Why do Catholic Churches have images and statues, isn’t this against the second commandment?
The second commandment, as stated in Exodus 20:7, is “You shall not take the name of the LORD your God in vain, for the LORD will not hold him guiltless who takes His name in vain.” This commandment is often misunderstood to prohibit the making of images. However, the commandment is against idolatry, not the creation of images. In Exodus 20:4-5, God says, “You shall not make for yourself a carved image, or any likeness of anything that is in heaven above, or that is in the earth beneath, or that is in the water under the earth. You shall not bow down to them or serve them.” The key point here is that God forbids the worship of images, not their creation.
In fact, in Exodus 25:18, God instructs the Israelites to make images of cherubim for the Ark of the Covenant: “And you shall make two cherubim of gold; of hammered work shall you make them, on the two ends of the mercy seat.” This clearly shows that God does not prohibit the making of images, but rather the worship of them as gods.
Are there idols in Catholic Churches?
An idol is an image or representation that is worshipped as a god. In Catholic Churches, you will find images and statues, but these are not worshipped as gods. They serve as visual aids to help the faithful focus their prayers and meditations. As stated in the Catechism of the Catholic Church (2132), “The Christian veneration of images is not contrary to the first commandment which proscribes idols. Indeed, ‘the honor rendered to an image passes to its prototype,’ and ‘whoever venerates an image venerates the person portrayed in it.'”
Do Catholics worship plaster statues?
Catholics do not worship statues. The statues in Catholic Churches are representations of Jesus, Mary, and the saints, and they serve as reminders of these holy individuals. When Catholics kneel before a statue to pray, they are not praying to the statue, but to the person the statue represents. This is similar to how one might kiss a photograph of a loved one; the act is not about the photograph itself, but the person it represents.
Why do Catholics raise their hats when passing a Church but not when passing statues in a shop window?
When a Catholic raises his hat when passing a Church, it is an act of reverence for the Real Presence of Christ in the Eucharist, not for the statues or images in the Church. The Eucharist, according to Catholic belief, is the Body, Blood, Soul, and Divinity of Jesus Christ (CCC 1374). Statues in a shop window, while they may represent holy individuals, do not contain the Real Presence of Christ.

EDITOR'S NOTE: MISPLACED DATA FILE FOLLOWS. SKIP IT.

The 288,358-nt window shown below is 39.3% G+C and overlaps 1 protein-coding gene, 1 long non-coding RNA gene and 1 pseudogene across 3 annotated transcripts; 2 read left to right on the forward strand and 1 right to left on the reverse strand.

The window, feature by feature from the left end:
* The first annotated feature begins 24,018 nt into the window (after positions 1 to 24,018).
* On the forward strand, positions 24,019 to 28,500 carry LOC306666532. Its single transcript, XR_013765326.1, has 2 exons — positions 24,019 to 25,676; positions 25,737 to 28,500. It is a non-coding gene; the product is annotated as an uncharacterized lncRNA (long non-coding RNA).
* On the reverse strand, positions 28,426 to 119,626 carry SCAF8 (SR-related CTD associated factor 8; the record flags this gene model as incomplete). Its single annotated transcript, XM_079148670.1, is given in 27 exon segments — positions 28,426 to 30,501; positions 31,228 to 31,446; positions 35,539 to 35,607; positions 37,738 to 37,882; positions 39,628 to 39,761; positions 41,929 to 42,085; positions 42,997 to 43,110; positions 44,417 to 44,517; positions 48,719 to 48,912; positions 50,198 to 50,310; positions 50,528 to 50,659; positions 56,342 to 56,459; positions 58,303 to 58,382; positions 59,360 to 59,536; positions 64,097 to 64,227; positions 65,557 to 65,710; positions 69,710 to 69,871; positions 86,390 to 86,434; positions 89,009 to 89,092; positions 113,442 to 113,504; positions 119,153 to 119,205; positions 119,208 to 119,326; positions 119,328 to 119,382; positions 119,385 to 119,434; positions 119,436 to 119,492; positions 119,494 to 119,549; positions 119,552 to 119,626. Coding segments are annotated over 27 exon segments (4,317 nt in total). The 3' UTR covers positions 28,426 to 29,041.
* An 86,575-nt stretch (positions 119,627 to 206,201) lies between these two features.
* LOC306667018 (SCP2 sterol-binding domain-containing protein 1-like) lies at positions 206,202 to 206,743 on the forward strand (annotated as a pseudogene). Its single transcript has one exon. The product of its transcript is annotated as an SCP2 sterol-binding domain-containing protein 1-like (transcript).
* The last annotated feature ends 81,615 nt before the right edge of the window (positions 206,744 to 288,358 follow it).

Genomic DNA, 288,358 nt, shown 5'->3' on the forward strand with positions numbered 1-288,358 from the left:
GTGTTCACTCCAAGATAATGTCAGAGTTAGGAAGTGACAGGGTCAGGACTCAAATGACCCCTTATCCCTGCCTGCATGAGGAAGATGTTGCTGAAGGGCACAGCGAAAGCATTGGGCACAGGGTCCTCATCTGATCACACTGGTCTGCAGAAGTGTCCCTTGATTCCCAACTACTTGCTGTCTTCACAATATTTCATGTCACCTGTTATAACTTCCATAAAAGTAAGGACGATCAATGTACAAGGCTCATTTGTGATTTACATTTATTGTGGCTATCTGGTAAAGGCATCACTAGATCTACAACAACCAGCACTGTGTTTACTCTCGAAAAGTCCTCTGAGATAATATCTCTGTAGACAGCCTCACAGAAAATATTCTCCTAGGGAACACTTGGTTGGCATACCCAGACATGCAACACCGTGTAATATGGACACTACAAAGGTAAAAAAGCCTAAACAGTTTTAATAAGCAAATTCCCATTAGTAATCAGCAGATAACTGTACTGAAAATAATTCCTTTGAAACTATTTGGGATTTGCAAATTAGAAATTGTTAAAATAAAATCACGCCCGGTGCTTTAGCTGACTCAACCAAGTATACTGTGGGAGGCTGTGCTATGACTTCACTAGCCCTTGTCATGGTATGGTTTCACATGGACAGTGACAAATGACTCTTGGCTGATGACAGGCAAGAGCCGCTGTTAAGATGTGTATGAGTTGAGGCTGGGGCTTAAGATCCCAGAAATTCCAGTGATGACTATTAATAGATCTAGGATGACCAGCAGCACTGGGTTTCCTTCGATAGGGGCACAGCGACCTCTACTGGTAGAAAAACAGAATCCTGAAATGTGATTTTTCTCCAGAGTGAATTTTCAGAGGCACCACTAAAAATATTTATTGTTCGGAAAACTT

Did the Catholic Church remove the second commandment?
The Catholic Church did not remove the second commandment. The division and numbering of the commandments differ between religious traditions, but all the commandments are present in both the Catholic and Protestant traditions. The Catholic Church follows the division of the commandments as enumerated by St. Augustine in the 5th century, which combines the commandments about having no other gods and not making graven images into one commandment and separates the commandments about coveting into two. The Protestant tradition, following a different early division, separates the commandments about having no other gods and not making graven images into two commandments and combines the commandments about coveting into one.
Is the Catholic Catechism different from the Protestant Bible in terms of the commandments?
The Catholic Catechism and the Protestant Bible both contain the same ten commandments, but they are numbered differently. The Catholic Catechism follows the tradition of St. Augustine in combining the commandments about having no other gods and not making graven images into one commandment, and separating the commandments about coveting into two. The Protestant tradition separates the commandments about having no other gods and not making graven images into two commandments, and combines the commandments about coveting into one.
Does the Catholic Church violate the text of Scripture by changing the commandments?
The Catholic Church does not violate the text of Scripture by presenting the commandments in a different order. The substance of the commandments remains the same. The division and numbering of the commandments is a matter of tradition and interpretation, not a change in the commandments themselves. The original Hebrew text of the Ten Commandments, as found in Exodus 20 and Deuteronomy 5, does not number the commandments. The numbering was added later by different religious traditions for ease of reference and teaching.
Why are images and statues important in Catholic worship?
Images and statues play an important role in Catholic worship as aids to devotion. They serve as visual reminders of the truths of the faith. Catholics do not worship images or statues, they venerate the people they represent. This is based on the Incarnation of Jesus Christ, God becoming man, which affirms the goodness of the material world and the human body. As stated in the Catechism of the Catholic Church (2141), “The veneration of sacred images is based on the mystery of the Incarnation of the Word of God. It is not contrary to the first commandment.”